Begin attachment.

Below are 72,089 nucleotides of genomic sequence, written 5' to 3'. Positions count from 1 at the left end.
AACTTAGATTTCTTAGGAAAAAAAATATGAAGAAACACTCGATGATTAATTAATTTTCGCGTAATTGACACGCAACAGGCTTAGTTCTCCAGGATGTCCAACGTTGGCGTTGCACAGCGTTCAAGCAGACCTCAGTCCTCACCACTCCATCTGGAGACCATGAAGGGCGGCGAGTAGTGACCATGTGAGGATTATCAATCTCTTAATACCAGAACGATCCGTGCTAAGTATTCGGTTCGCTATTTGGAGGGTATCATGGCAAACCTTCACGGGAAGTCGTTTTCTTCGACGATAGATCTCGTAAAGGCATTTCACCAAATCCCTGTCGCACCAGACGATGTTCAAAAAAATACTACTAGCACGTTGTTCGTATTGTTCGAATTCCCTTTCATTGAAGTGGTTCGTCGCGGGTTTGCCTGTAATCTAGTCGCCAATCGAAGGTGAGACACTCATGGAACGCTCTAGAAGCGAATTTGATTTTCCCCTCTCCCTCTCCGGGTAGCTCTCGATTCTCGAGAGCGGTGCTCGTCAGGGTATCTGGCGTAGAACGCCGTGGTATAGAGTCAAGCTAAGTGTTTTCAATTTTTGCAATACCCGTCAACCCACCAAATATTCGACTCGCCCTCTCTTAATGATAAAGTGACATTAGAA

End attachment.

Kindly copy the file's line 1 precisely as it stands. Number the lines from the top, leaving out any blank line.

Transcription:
Below are 72,089 nucleotides of genomic sequence, written 5' to 3'. Positions count from 1 at the left end.